By Richard S. Ginell
Moving from North to South, here is a sampling of some of the musical treats that you can find on the West Coast this summer:
Seattle Opera: Wagner: Der Ring des Nibelungen: August 4-25
Reappearing once every four years, the Stephen Wadsworth-directed Seattle Ring returns in 2013 for another go-round. In a world filled with futuristic, political, contradictory or downright weird Rings, the Seattle production is said to be the last major traditionally staged Ring still standing in North America. There will be three separate cycles in August. Leading the cast are Alwyn Mellor (Brünnhilde), Stefan Vinke (Siegfried) and Greer Grimsley (Wotan). Asher Fisch conducts.
Oregon Bach Festival: June 23 – July 14
It’s not often that you see a music director literally passing the baton on to his successor in one evening, but this is what Helmuth Rilling plans to do in his last Oregon Bach Festival after 44 years at the helm. In what is sure to be an emotional moment July 6, Rilling leads his daughter and son-in-law in Brahms’ Double Concerto, then turns over the concert to the next music director, Mathew Walls, for Brahms’ Song of Destiny and Mendelssohn’s Psalm 95. Along with Rilling leading big works like Beethoven’s Missa Solemnis, Bach’s St. John Passion, and as his parting shot, the B-Minor Mass, there will be commemorations of a plethora of composer anniversaries, organist Paul Jacobs playing Bach in two churches, and appearances by Jeffrey Kahane and Monica Huggett. Based in Eugene, the festival also travels to Portland, Corvallis, Ashland, Florence and Bend – truly an Oregonian festival.
Music@Menlo: July 18 – August 10
The 2013 version of this chamber music festival deep within the Silicon Valley is entitled From Bach, on the premise that Bach is the fountainhead from which the next 263 years of music seems to flow. Accordingly, a work by Johann Sebastian leads off all eight of the main festival programs and all but one of the five Carte Blanche concerts – which then zigzag over the centuries from Mozart and Haydn, through Brahms, Debussy and Shostakovich all the way to Cage, Reich, Harbison and Salonen. The only program devoted completely to Bach will find a nonet anchored by the Orion String Quartet playing The Art of Fugue. Among the performers in the festival are pianists Gilbert Kalish and Jeffrey Kahane, violinists Ian and Joseph Swenson, soprano Elizabeth Futral, and of course, the two founding artistic directors, cellist David Finckel and pianist Wu Han.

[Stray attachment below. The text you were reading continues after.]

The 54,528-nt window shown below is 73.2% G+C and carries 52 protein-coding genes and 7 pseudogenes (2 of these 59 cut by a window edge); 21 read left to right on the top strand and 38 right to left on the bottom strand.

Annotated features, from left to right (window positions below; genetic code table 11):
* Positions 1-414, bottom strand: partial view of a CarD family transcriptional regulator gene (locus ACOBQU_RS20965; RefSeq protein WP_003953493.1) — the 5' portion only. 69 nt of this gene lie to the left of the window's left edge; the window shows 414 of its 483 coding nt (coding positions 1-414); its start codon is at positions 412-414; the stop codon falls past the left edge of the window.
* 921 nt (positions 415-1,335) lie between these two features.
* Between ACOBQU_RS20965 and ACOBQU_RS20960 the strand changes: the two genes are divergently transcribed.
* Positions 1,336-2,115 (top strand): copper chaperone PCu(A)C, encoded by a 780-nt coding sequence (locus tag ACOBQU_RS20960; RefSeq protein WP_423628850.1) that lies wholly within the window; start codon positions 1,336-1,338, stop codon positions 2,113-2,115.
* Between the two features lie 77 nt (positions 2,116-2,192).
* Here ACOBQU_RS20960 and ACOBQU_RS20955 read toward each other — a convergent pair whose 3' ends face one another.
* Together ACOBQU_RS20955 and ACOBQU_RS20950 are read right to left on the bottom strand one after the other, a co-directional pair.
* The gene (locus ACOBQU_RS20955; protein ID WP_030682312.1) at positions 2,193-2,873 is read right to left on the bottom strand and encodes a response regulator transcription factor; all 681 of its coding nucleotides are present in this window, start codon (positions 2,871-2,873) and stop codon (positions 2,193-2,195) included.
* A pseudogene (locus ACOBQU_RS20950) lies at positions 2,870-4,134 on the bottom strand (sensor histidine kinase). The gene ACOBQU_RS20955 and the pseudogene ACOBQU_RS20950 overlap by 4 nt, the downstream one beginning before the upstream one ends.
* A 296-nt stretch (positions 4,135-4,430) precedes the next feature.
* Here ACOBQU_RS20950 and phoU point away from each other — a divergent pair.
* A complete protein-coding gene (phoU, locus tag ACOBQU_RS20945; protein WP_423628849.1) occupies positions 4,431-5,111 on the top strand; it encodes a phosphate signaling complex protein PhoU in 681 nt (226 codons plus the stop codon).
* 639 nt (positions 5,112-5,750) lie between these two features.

Hollywood Bowl: June 22 – September 22
The granddaddy of West Coast summer festivals –almost more of a complete concert season in itself than a festival, with the Los Angeles Philharmonic as its centerpiece. With too many items to list, we can pinpoint a few Hollywood Bowl highlights, starting with the launch of the classical series as Michael Tilson Thomas leads the Philharmonic and LA Master Chorale in Mahler’s Resurrection Symphony. Rafael Frühbeck de Burgos, a favorite veteran guest conductor, leads the observance of The Rite of Spring‘s centennial; Nicholas McGegan goes against type with an all-Mendelssohn program; and former Bowl guest conductor Bramwell Tovey returns with, among other things, newly commissioned choreography for Philip Glass’ Symphony No. 3. Music director Gustavo Dudamel will devote himself entirely to the Verdi bicentennial with a concert performance of Aida and two performances of the Requiem.
Southwest Chamber Music: Summer Festival at the Huntington: July 13 – August 25
The Summer Festival at the Huntington is as close as Southern California gets to a Tanglewood experience: chamber music concerts by this circle of skilled players on the Loggia of the Huntington Museum in San Marino, with plenty of lawn space for picnickers surrounded by the famous gardens of the former Huntington estate. This summer, the festival goes just a bit further out, with Mexico’s Gabriela Ortiz, the late Hans Werner Henze, Benjamin Britten and Oliver Knussen sharing programs with Brahms, Reger, Stravinsky and even a wisp of rare bicentennial Wagner (Album Leaf for Betty Schott, for solo piano). One program is devoted to “night music,” with Mozart’s Eine kleine Nachtmusik, Ortiz’s Baalkah for soprano and string quartet, and Schoenberg’s Verklärte Nacht.
La Jolla Summerfest: July 31 – August 23
Perched on a cliff overlooking the Pacific near San Diego, this mostly-chamber-music fest is sporting one of its more interesting and varied sets of programs this summer. “Let’s Dance” on opening night, for instance, contains a series of rhythmic, if not always strictly danceable, selections by Schubert, Stravinsky, Falla, Ravel and Lalo Schifrin. Live @ The Loft on the campus of UCSD has a cavalcade of 20th century composers on parade – Ives, Bartók, Debussy, Villa-Lobos, Elliott Carter and Charles Wuorinen. On a more mainstream note, pianist Jonathan Biss has scheduled an all-Beethoven recital, with cellist Fred Sherry and violinist Joseph Swensen in the “Ghost” Trio. Wrapping up the whole festival, James Conlon leads a chamber orchestra in a Britten centennial salute (Simple Symphony, Prelude and Fugue), coupled with two Mozart symphonies.
Richard S. Ginell writes regularly about music for the Los Angeles
Times and is the Los Angeles correspondent for American Record Guide.